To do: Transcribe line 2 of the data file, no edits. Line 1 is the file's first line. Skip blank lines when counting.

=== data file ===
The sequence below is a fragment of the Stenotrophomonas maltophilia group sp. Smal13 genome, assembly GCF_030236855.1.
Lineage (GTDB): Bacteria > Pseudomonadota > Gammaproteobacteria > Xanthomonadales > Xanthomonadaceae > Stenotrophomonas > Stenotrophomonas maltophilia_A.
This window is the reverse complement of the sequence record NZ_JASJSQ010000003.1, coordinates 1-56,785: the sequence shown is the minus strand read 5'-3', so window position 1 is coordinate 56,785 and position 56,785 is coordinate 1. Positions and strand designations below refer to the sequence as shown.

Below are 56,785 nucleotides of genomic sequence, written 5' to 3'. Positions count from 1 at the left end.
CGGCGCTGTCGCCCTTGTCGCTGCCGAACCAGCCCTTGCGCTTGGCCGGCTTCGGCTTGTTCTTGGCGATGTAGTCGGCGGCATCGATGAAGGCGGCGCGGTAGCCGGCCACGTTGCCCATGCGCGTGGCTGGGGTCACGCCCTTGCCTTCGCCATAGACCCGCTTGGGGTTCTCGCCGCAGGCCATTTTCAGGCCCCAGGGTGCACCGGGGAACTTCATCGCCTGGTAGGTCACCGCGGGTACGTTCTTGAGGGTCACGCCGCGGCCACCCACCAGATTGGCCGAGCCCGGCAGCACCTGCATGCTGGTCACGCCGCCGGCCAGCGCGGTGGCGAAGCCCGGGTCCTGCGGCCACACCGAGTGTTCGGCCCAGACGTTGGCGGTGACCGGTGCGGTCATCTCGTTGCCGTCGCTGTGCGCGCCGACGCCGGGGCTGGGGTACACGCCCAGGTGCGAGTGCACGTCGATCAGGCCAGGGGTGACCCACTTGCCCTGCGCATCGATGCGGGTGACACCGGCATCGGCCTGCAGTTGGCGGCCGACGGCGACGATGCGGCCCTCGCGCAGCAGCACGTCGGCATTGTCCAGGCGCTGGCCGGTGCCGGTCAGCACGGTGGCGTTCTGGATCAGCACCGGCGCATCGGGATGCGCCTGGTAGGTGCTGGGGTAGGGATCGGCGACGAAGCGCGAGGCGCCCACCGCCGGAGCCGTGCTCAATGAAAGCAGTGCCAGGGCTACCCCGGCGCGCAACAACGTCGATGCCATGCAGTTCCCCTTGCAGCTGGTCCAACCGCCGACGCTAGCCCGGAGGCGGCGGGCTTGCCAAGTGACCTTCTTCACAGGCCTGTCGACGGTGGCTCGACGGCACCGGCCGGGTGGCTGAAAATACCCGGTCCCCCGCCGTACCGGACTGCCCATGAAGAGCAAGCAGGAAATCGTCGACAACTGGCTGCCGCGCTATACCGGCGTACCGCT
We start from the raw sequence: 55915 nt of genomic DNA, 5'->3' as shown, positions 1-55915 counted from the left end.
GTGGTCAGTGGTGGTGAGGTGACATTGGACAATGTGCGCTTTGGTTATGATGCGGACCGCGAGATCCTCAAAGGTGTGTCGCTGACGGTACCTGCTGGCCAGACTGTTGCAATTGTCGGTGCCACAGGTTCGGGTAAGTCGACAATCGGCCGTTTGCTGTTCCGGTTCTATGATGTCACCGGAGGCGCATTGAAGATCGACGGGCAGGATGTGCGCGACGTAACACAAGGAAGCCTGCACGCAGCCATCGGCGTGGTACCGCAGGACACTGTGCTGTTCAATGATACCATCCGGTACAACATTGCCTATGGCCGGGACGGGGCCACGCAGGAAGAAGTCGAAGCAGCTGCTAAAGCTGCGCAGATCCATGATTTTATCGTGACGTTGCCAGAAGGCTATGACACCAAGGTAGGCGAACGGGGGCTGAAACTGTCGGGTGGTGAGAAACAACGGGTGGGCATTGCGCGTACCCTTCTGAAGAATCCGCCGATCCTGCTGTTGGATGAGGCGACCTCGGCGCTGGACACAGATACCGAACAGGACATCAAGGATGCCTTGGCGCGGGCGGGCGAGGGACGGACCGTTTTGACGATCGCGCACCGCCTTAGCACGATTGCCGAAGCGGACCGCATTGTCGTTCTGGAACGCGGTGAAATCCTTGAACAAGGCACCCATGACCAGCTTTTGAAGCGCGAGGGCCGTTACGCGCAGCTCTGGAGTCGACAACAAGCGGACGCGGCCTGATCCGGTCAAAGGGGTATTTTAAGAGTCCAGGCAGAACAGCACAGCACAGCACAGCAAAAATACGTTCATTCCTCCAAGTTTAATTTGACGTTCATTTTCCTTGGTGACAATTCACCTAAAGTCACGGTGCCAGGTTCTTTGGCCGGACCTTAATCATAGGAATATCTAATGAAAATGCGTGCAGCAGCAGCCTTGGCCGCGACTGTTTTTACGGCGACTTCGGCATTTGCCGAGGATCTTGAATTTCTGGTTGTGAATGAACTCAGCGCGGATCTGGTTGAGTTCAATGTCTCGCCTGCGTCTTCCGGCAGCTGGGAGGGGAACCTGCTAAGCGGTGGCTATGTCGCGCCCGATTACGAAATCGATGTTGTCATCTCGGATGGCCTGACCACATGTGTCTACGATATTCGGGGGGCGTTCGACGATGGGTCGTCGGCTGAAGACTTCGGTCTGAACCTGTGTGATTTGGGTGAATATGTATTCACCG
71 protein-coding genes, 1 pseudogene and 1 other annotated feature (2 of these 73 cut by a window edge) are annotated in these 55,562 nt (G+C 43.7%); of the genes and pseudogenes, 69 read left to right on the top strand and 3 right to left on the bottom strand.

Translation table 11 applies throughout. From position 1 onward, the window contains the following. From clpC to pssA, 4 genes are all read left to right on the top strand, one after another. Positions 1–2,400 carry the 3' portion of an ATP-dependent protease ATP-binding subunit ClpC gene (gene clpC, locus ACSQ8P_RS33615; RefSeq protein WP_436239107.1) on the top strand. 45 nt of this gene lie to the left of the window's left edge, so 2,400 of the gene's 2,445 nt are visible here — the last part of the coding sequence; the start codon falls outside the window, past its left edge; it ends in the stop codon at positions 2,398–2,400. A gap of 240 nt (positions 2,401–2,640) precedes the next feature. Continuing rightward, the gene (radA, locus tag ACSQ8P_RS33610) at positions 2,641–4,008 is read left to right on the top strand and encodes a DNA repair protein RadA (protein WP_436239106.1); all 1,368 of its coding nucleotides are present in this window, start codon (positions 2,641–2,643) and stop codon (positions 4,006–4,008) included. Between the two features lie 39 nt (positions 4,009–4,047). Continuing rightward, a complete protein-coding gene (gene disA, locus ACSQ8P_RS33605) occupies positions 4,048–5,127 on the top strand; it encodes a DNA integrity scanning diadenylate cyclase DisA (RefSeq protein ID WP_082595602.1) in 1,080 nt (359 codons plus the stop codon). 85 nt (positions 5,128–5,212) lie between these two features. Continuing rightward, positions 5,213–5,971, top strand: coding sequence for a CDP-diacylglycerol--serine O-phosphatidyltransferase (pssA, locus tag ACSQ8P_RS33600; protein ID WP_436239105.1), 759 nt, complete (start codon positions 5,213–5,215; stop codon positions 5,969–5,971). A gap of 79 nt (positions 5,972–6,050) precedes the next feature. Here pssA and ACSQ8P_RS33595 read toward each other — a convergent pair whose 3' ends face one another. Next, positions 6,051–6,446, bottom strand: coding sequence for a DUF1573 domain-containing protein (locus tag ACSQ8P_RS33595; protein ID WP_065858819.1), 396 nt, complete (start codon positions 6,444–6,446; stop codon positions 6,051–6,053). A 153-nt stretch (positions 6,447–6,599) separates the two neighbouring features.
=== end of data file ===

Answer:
Lineage (GTDB): Bacteria > Pseudomonadota > Gammaproteobacteria > Xanthomonadales > Xanthomonadaceae > Stenotrophomonas > Stenotrophomonas maltophilia_A.